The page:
"We were making sup-optimal decisions in the business units from a corporate perspective," says Trumbull. "One of the examples is that we have more than half a dozen general ledger systems around the company. We only need one general ledger system in the company."AMPlus will address AMP's system surfeits and where possible ensure each piece of technology delivers a corporate advantage. Trumbull's vision requires that all the components of the business are working for the common good of the corporation. He says running six general ledger systems, implemented by individual companies or business units within the organisation, may have delivered some benefits but AMPlus brings a broader perspective.

"We have so many general ledger systems because from a limited perspective (that is, a specific business unit's) a particular system was deemed more appropriate. That is sub optimal. It may have saved a little money over the one that was in place, but may have produced inefficiencies elsewhere," he says.

Part of AMPlus' charter is to eliminate such narrow perspectives and, according to Trumbull, reduce unnecessary duplication. Instead of having up to five systems for networking, voice mail, or e-mail, the goal is to have one superior system for each function.

"There is significant benefit in pulling all our technical resources together.

There is significant benefit in having tools that are used across all of the business units. There is significant benefit in having the discipline to look at the corporate justification of doing major projects. AMPlus is the best solution we could find for making expeditious progress in these strategic areas, says Trumbull.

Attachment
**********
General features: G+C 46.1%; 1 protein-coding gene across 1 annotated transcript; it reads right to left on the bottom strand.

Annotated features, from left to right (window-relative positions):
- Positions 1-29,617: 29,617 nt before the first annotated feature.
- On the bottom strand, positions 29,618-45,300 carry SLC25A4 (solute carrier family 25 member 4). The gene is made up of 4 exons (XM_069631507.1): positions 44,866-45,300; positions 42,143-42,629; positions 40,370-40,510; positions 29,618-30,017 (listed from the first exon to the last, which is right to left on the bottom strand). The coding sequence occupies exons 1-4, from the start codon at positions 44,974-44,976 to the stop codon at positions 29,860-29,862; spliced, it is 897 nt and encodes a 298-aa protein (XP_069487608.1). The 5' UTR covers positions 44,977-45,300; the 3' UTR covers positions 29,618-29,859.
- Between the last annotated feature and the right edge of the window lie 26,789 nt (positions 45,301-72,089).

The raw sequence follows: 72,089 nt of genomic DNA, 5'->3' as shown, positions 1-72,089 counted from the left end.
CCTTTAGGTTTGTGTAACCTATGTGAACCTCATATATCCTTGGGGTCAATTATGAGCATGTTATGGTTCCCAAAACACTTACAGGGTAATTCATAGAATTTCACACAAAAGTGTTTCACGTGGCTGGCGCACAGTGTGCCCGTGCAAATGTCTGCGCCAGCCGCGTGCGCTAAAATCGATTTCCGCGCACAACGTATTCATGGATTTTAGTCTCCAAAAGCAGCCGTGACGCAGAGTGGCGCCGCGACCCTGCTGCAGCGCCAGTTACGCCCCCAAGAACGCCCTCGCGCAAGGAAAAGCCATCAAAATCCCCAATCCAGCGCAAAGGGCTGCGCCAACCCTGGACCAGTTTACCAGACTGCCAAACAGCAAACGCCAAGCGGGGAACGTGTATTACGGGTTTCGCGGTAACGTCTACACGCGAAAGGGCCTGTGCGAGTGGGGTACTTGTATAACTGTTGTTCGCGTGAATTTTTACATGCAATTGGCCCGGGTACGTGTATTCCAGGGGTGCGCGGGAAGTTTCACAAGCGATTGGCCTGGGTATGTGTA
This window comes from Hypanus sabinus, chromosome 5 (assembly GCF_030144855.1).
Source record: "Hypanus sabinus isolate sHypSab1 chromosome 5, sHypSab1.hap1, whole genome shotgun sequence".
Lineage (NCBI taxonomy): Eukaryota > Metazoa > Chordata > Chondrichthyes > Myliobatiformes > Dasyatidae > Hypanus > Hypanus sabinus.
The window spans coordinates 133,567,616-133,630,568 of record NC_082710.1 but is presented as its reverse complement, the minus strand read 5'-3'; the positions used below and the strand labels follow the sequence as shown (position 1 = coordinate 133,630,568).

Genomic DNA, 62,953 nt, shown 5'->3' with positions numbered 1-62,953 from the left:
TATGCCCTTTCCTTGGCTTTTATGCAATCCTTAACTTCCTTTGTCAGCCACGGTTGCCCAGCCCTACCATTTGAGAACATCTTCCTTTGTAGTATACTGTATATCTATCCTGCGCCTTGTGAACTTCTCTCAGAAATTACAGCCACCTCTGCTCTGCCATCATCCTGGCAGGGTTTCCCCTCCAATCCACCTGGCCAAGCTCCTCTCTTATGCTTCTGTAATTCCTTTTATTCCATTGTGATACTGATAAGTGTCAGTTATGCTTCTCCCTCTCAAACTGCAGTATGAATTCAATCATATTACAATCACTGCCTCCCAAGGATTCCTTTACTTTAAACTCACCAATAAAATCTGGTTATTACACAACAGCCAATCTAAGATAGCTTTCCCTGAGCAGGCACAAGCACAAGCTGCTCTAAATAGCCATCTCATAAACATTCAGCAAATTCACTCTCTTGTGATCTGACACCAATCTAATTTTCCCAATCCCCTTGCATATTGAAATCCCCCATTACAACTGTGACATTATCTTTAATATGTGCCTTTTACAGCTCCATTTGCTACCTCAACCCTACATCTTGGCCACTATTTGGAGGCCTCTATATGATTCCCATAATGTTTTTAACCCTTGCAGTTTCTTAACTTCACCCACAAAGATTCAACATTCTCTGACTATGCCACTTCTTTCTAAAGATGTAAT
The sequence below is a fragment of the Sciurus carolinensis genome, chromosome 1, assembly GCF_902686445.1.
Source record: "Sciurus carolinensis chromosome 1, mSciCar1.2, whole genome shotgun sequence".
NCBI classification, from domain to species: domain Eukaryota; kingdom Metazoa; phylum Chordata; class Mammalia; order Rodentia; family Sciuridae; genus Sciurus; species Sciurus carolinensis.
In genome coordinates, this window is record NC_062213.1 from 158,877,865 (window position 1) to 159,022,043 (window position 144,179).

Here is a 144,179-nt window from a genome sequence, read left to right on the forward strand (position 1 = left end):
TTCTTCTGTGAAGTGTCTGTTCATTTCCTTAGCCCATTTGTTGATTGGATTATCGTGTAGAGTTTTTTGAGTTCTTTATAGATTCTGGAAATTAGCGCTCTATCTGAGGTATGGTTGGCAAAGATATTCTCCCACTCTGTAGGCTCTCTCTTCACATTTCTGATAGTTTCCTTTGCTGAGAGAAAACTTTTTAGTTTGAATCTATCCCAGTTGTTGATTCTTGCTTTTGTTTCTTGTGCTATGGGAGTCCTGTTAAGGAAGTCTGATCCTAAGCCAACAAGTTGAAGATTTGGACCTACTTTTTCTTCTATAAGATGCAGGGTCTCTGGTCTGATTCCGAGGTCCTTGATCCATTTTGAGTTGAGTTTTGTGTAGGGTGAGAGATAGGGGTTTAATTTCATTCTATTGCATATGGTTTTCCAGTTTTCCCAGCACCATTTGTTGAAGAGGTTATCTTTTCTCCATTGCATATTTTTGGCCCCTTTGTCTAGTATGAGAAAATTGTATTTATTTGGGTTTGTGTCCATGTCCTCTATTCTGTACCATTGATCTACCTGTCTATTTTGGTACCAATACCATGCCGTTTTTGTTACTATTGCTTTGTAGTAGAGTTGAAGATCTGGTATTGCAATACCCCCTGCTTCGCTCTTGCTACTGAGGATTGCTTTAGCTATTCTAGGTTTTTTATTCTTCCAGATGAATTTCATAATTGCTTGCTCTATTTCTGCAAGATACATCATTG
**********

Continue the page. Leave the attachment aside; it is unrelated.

According to Hoffman, AMP will benefit from the "engine of transformation" because it will deliver:1/. Greater flexibility, productivity and ingenuity for IT2/. The ability to leverage advantage from faster application development and more efficient application maintenance3/. Reinvestment of savings into staff development and the creation of a preferred work environment for IT professionals4/. Design and implementation of business case-oriented, major change programs5/. Greater customer focus and serviceRecasting IT is one of the "engine of transformation's" design principles. Both Hoffman and Trumbull concur on the premise that IT should not be the scapegoat when the business has problems in fulfilling its objectives.

Instead, they are banking on changing the culture so every element in the business serves the strategy of a global organisation. No longer will there be cultures fighting cultures, or the notion that IT is constraining the business, rather the business must work so as to not constrain IT.